So, what can you do about these anxiety, fear, and stress related dreams? For starters realize that you are not alone in this in that many, many people are experiencing these kinds of dreams right now as well as increased stress and anxiety. Sometimes the mere act of writing them down can be immensely cathartic/calming and the act of writing/journaling itself can provide a sense of increased personal control.

I would also suggest that you may want to wind down before going to bed, shut off the TV, the cell phone, and computer. Also if you have a place where you have some privacy light a candle, find a quiet space within you (mine is in a Redwood Forest along the California coast recreated in my mind as the default quiet space within my meditation) and meditate allowing whatever comes to mind to just pass on through without engaging it. In other words just be with whatever comes up for you without resisting or judging or entertaining it. Just keep coming back to whatever non thinking space you have chosen to enter. Don’t let your thoughts carry you off and if you do come back to the quiet space. Though you can meditate as long as you want I personally do a 20 to 30 minute meditation ending with a deep breath taken in to the count of 4 and a deep breath blown out to the count of four done three times (this can be done both at the beginning and at the end as a means of centering and cleansing the body of any residual stress).

Hang in there folks, as my grandmother used to say, “This too will end!” In the meantime listen to your dreams, get plenty of sleep, and stay safe.

On becoming real

 

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Pinocchio standing guard over my dream journal.

My most important lesson in life I learned from Pinocchio

In this time of seeming unreality I was reminded of the story of Pinocchio where a wooden puppet dreamed of becoming a real boy. The Blue Fairy promises him that if he is good and his heart is true and honest he will become a real boy. Of course he suffers all the wrong turns in his journey toward realness and many characters and circumstances try to steal parts of his soul along the way. He becomes lost, abused and alone at times but eventually he finds his way home by taking the ultimate risk to his life to protect his mentor and creator, the loveable old toy maker Geppetto, by being willing to sacrifice himself for love.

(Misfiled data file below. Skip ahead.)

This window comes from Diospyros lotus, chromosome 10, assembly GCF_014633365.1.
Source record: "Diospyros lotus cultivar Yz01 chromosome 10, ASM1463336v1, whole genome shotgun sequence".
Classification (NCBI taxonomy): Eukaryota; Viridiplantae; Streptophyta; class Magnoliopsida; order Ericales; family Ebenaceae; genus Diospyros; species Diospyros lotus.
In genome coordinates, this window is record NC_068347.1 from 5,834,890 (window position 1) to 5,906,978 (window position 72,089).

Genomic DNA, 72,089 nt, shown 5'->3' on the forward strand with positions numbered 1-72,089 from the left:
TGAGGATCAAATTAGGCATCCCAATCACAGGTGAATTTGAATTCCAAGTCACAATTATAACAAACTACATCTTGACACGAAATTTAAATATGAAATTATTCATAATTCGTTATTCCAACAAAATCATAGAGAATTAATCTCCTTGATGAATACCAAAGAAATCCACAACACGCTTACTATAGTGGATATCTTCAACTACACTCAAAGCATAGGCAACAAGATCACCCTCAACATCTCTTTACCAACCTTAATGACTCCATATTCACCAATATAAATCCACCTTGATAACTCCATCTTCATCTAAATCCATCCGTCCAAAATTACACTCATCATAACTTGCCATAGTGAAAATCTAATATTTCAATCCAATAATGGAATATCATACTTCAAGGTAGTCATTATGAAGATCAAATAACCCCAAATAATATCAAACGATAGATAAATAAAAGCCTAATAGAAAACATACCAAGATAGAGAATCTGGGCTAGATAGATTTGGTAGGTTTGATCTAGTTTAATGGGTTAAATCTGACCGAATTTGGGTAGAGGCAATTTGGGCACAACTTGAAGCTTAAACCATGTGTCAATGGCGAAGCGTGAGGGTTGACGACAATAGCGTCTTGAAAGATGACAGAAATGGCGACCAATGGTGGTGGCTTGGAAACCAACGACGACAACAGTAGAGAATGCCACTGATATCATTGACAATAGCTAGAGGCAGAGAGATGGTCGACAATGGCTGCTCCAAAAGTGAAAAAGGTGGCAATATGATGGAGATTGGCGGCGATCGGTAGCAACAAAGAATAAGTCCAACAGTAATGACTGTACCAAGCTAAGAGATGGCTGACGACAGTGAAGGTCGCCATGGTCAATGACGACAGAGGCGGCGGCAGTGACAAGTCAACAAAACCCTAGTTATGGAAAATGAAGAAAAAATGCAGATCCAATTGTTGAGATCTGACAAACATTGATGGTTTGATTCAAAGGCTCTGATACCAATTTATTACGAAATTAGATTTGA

The story is a mirror of the path we are all on as we grow toward wholeness and self-actualization. I believe that at our core our hearts are true and that we can only experience this when we are willing to let go of our ego selves, to sacrifice our self-centeredness by the giving of our heart and mind to something other than our self and when we are willing to open to love.

Pinocchio is an allegorical tale of the Heroes Journey that we are all on, a journey toward reality and wholeness, awareness and redemption where we struggle, die to our old self, and are then resurrected anew. Nearly every story worth its salt has a hero, or heroine, striving for something of great value e.g. life, justice, a golden fleece, freedom, transformation, and/or redemption. Each is tried in the crucible of what life has to throw at them and all are convinced that to attain the goal will bring them wholeness and make them real.

We are all on Pinocchio’s Journey, all trying to find the gold of our core being. As we set out we look into all the nooks and crannies of life, down all its dark alleys, or pray to all its gods and Blue Fairies hoping that somewhere out there are the answers to becoming real. But with some luck and perseverance we can learn that the answer to becoming real has always been within us– that reality is a function of what’s in our hearts and not what is in some temple. Life can steal the parts of our self that we have given up to others so that we can feel safe, but Life cannot steal our heart for it is immutable.

The real you lies at your core being and is available to you when you give up your need for ego survival. This is the lesson of Pinocchio.

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For another story on becoming real see the following: https://thebookofdreamsblog.wordpress.com/2016/08/12/an-example-of-the-power-of-intentionality/

 

This is a new ad for the book Morpheus Speaks: The Encyclopedia of Dream Interpreting. For those who are either just starting out working with their dreams or those who are more familiar with the unconscious terrain of their dreams this book covers more than 5000 dream symbols collected from over 3500 dreamers across more than 140 different countries and cultures. Though it cannot cover all the possible meanings it can point the dreamer in a direction for exploration.

 

 

Loss of the Soul

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“Le Vol de l’âme”–by Louis Janmot (1814-1892). It is said that in a dream the soul of a man is symbolized as feminine and with women as masculine.

Because it is not the point of the article, I am not going to go into what the soul is or is not or where it goes when we die. When I speak of Soul Loss I’m speaking to what happens to our souls when we abuse them or when we injure them.

Whenever you’ve said to yourself, “I wish I were dead” we’ve sent a part of the soul to the land of the dead. Every time we give up on a dream or when we lose trust in ourselves we give up a part of our soul. When we play small in our life by giving in to our fears or pride or greed we injure the soul as well for the soul only wants to play large in everything we do. We are constantly banishing pieces of our soul.

In fact many of us cause harm to the soul through our self-destructive habits–drugs, cigarettes, alcohol, self-criticism, overeating, arrogance, etc..